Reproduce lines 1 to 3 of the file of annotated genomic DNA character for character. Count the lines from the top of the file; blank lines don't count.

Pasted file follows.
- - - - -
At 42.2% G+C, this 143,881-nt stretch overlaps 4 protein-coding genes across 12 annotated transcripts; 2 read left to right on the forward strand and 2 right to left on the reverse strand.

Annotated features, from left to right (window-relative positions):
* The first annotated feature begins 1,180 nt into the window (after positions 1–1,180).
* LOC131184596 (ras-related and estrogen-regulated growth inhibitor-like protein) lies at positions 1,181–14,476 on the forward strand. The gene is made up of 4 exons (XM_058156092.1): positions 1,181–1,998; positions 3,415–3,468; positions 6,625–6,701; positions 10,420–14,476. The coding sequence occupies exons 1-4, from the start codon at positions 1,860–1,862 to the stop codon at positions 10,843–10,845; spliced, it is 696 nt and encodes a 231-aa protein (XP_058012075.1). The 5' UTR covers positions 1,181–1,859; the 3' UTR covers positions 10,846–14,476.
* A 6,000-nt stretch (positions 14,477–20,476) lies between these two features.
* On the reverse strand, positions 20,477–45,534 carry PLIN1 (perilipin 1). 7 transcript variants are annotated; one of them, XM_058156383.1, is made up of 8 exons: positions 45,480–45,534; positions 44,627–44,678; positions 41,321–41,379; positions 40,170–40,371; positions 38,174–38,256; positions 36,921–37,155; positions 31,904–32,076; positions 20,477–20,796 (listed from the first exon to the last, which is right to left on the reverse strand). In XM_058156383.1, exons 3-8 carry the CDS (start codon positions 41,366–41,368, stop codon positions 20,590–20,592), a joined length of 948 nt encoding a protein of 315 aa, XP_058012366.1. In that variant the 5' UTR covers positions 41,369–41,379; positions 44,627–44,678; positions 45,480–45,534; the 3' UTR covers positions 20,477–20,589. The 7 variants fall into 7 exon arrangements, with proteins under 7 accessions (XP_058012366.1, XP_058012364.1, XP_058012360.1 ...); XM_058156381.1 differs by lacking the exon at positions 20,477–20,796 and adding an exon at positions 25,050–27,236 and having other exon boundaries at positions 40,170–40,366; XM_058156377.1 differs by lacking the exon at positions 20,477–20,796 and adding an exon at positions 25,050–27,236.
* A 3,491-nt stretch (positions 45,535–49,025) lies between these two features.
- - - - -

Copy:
At 42.2% G+C, this 143,881-nt stretch overlaps 4 protein-coding genes across 12 annotated transcripts; 2 read left to right on the forward strand and 2 right to left on the reverse strand.

Annotated features, from left to right (window-relative positions):
* The first annotated feature begins 1,180 nt into the window (after positions 1–1,180).